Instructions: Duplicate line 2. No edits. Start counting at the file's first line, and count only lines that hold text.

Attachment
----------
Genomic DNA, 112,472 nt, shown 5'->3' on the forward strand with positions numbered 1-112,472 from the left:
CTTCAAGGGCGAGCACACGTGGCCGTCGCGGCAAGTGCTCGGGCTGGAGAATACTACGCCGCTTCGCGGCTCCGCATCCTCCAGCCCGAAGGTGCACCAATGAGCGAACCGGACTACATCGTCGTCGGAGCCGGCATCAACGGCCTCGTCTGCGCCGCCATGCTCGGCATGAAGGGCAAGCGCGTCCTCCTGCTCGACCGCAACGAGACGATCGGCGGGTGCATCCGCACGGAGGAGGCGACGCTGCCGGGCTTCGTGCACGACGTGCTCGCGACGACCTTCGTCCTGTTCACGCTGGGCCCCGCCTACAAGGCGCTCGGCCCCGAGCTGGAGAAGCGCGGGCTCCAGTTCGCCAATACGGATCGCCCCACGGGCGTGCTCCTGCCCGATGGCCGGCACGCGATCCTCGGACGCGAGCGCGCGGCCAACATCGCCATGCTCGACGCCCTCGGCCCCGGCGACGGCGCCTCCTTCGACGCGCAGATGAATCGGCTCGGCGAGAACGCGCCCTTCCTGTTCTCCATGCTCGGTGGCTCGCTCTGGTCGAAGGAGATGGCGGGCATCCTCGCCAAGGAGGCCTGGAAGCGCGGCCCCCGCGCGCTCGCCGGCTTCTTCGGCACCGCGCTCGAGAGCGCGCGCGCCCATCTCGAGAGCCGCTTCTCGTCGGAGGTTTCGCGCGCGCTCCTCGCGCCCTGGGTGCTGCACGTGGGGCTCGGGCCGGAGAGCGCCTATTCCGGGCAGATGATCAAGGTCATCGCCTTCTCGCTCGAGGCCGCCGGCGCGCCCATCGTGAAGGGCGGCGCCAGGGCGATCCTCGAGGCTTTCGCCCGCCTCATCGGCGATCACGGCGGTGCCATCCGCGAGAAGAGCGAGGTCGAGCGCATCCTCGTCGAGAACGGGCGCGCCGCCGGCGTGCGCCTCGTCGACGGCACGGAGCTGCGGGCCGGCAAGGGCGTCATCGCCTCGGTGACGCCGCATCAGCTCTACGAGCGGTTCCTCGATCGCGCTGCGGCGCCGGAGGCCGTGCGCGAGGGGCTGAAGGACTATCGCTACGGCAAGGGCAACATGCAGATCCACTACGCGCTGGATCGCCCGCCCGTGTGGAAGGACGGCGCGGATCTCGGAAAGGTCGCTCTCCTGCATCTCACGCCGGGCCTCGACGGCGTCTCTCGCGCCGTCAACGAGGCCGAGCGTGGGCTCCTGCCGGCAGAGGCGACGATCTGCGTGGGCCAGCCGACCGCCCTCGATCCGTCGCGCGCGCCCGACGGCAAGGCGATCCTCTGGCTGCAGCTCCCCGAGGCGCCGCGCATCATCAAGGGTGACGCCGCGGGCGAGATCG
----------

CTTCAAGGGCGAGCACACGTGGCCGTCGCGGCAAGTGCTCGGGCTGGAGAATACTACGCCGCTTCGCGGCTCCGCATCCTCCAGCCCGAAGGTGCACCAATGAGCGAACCGGACTACATCGTCGTCGGAGCCGGCATCAACGGCCTCGTCTGCGCCGCCATGCTCGGCATGAAGGGCAAGCGCGTCCTCCTGCTCGACCGCAACGAGACGATCGGCGGGTGCATCCGCACGGAGGAGGCGACGCTGCCGGGCTTCGTGCACGACGTGCTCGCGACGACCTTCGTCCTGTTCACGCTGGGCCCCGCCTACAAGGCGCTCGGCCCCGAGCTGGAGAAGCGCGGGCTCCAGTTCGCCAATACGGATCGCCCCACGGGCGTGCTCCTGCCCGATGGCCGGCACGCGATCCTCGGACGCGAGCGCGCGGCCAACATCGCCATGCTCGACGCCCTCGGCCCCGGCGACGGCGCCTCCTTCGACGCGCAGATGAATCGGCTCGGCGAGAACGCGCCCTTCCTGTTCTCCATGCTCGGTGGCTCGCTCTGGTCGAAGGAGATGGCGGGCATCCTCGCCAAGGAGGCCTGGAAGCGCGGCCCCCGCGCGCTCGCCGGCTTCTTCGGCACCGCGCTCGAGAGCGCGCGCGCCCATCTCGAGAGCCGCTTCTCGTCGGAGGTTTCGCGCGCGCTCCTCGCGCCCTGGGTGCTGCACGTGGGGCTCGGGCCGGAGAGCGCCTATTCCGGGCAGATGATCAAGGTCATCGCCTTCTCGCTCGAGGCCGCCGGCGCGCCCATCGTGAAGGGCGGCGCCAGGGCGATCCTCGAGGCTTTCGCCCGCCTCATCGGCGATCACGGCGGTGCCATCCGCGAGAAGAGCGAGGTCGAGCGCATCCTCGTCGAGAACGGGCGCGCCGCCGGCGTGCGCCTCGTCGACGGCACGGAGCTGCGGGCCGGCAAGGGCGTCATCGCCTCGGTGACGCCGCATCAGCTCTACGAGCGGTTCCTCGATCGCGCTGCGGCGCCGGAGGCCGTGCGCGAGGGGCTGAAGGACTATCGCTACGGCAAGGGCAACATGCAGATCCACTACGCGCTGGATCGCCCGCCCGTGTGGAAGGACGGCGCGGATCTCGGAAAGGTCGCTCTCCTGCATCTCACGCCGGGCCTCGACGGCGTCTCTCGCGCCGTCAACGAGGCCGAGCGTGGGCTCCTGCCGGCAGAGGCGACGATCTGCGTGGGCCAGCCGACCGCCCTCGATCCGTCGCGCGCGCCCGACGGCAAGGCGATCCTCTGGCTGCAGCTCCCCGAGGCGCCGCGCATCATCAAGGGTGACGCCGCGGGCGAGATCG